This review is for one of my most anticipated movies of 2014, based on the list made at the start of this year.
by Jaime Grijalba.
The thought of a remake of one of the most beloved Ghibli animated features, Kiki’s Delivery Service, is obviously blasphemous to some, and top on that, it features extensive CGI and green screen effects that don’t seem to be as polished as other features. But let’s take into account that this is a Japanese film, we’ve forgiven the faults in the Godzilla films for years, because they look great, they look physical and you could see the passion. You could even go poetical and say that you could see the strings behind the puppet and that’s one of the reasons why some of us love the kaiju genre, no matter how bad some of the movies are, we still enjoy them and can see them repeatedly and find a great time behind each one of them. Here we have a similar task, the special effects are not polished, and thus it gives us a look at how the movie was made and how much they tried to give them way in a movie that at least can say that has a gorgeously detailed art direction and a wonderful use of color.
Now, besides all of that, we have the issue that the film itself isn’t actually a remake of the Ghibli film, but a new adaptation of two books in the series that are based around the trials and ways of our cute little witch as she tries to get her training done in a city. And if you’ve seen the animated movie, you can pretty much already know the basic story behind this movie: a young witch, daughter of a witch and a normal human being, decides at 13 years old that she has to fly away from home and spend a year in a town that doesn’t know witches, so she can help them and at the same time bring upwards the view that people have of their kind. She is accompanied by a black cat that counsels her through the troubles and mistakes that she will commit. She arrives to a town that hasn’t known a witch for a long time, and there she realizes that the best she can do is install a delivery service, which brings things back and forth between different locations of the town, using her magic broom to fly quickly.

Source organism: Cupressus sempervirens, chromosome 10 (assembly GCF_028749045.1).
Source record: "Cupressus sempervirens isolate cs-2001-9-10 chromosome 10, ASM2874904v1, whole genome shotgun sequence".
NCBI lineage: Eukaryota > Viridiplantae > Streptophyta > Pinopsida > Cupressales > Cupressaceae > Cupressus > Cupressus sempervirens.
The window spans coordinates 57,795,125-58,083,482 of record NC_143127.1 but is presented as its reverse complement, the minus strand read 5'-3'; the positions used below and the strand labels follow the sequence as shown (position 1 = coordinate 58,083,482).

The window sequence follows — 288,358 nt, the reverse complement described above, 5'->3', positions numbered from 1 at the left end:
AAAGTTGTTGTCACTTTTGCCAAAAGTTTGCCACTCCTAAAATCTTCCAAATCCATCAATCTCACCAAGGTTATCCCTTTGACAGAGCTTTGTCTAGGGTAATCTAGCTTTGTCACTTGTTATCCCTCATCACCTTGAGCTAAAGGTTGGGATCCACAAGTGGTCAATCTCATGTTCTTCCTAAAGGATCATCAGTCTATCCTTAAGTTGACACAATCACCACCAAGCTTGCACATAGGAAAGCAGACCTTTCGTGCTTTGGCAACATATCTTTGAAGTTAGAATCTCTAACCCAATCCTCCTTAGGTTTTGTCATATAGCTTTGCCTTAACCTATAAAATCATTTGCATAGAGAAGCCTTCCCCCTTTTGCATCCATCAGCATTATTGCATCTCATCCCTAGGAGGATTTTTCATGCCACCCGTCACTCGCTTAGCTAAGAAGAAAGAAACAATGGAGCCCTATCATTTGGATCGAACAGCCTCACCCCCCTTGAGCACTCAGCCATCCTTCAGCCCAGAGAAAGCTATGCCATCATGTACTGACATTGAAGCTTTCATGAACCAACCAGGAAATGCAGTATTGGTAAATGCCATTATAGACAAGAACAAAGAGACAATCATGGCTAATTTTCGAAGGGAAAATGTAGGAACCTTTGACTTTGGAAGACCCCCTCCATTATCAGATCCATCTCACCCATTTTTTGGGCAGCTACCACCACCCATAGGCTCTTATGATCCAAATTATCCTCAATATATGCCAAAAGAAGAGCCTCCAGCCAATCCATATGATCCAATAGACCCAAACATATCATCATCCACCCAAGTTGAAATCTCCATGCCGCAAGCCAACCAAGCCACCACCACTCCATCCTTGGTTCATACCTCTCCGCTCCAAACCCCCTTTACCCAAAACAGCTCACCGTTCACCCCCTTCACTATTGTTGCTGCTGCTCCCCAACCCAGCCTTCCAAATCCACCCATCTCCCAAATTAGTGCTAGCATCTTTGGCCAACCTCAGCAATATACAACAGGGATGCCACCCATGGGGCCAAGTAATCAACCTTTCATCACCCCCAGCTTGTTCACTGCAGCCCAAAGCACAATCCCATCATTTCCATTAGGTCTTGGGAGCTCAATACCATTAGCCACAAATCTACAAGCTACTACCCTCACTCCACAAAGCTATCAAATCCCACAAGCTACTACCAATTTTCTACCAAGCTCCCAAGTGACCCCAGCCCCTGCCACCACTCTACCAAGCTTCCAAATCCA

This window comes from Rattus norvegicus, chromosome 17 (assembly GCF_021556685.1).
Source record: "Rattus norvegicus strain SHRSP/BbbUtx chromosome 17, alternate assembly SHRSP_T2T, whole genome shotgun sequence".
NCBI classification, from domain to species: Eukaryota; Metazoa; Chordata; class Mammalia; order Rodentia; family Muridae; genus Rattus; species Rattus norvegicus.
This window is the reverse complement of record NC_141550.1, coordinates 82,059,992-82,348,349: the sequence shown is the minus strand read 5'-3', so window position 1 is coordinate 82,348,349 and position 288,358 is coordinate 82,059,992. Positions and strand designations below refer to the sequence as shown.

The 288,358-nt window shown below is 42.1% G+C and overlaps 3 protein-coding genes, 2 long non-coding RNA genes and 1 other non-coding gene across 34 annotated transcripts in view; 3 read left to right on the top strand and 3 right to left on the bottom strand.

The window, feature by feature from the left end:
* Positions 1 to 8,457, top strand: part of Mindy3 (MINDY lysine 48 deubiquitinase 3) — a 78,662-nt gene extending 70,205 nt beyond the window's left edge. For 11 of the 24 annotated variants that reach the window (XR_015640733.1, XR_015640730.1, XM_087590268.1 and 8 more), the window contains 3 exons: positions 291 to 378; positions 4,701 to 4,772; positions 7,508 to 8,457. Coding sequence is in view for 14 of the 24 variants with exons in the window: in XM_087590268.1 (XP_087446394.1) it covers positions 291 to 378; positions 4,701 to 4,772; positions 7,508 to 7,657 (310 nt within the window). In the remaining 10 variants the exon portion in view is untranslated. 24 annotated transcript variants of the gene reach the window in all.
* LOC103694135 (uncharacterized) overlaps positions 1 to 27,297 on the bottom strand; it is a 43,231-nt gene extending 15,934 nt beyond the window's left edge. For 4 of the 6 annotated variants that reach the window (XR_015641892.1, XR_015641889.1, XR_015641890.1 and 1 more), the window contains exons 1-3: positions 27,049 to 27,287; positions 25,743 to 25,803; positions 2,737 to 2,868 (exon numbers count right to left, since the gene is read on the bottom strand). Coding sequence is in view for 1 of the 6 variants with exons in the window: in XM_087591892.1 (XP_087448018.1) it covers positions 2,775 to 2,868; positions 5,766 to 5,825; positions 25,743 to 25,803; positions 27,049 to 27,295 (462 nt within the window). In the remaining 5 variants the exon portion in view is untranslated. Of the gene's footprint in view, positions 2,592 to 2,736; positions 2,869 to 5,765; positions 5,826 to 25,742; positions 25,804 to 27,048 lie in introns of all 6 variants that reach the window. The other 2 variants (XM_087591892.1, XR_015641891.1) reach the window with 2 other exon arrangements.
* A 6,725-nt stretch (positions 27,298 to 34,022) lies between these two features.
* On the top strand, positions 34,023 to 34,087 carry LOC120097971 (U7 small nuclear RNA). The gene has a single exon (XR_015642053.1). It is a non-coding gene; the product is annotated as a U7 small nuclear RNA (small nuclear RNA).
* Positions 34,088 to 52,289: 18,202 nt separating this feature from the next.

Now, it’s obvious that the movie itself tries to cash in on the memories that the people have of the animated movie, in fact, besides some elements from the upbringing and how she realized that she was a witch, the films are almost identical until the point in which she establishes herself with her service. Even the way that the scene in which she arrives and flies above the people in the new town is practically a shot by shot remake, but beyond those elements, and certain characters that must come from the book, the situations presented here are new. There are two main subplots: a small hippo that lives in the zoo and gets its tail bit off by a tiger, and an opera singer that stopped singing since her sister died; those two elements don’t actually come too well in the end to a satisfactory conclusion and even greater feeling of achievement by our main character, but it isn’t exactly bad either, no matter how ridiculous the main song is, or how bad the CGI looks for the hippo (who sometimes turns into a puppet), the film is not deprived of delights, and it’s because it doesn’t shy away from the darkness of its character.
Here the subplot about how she kinda loses her powers is emphasized in regards of its reasons: depression. And how the magic seems to abandon her with every thing that she makes, and how she starts dealing with being a human with no way of actually helping people, mainly because they think that she is a hex, a bad influence on the town. The way that its acted makes me realize that we have a great talent in Fûka Koshiba, who manages to deal with despair and happiness in an equal manner, bringing forward the complexities of the character fully and in a way that the animated movie couldn’t put on screen. While I’m not saying the animated version is inferior, since I’m saying quite the contrary, but what I’m trying to prove here is that it’s not the disaster that many people are saying it is. It’s not a masterpiece, but it’s a fun movie.
Fun and cheesy and just for kids in the end. Japanese kids. With highly hyperactive sense of what fun really is. With bright colors and fun all around in every corner, but with an emotional corner that makes it have some kind of weight when compared to some other escapist entertainment. Here the film seems more ‘eventful’ if there is such a word, but it also means that it loses some of the charm that the original had. It is, nevertheless, the work of a director that knows how to put together a film, Takashi Shimizu, and this genre entertainment is exactly one that shows that he has enough skills beyond those of a horror director.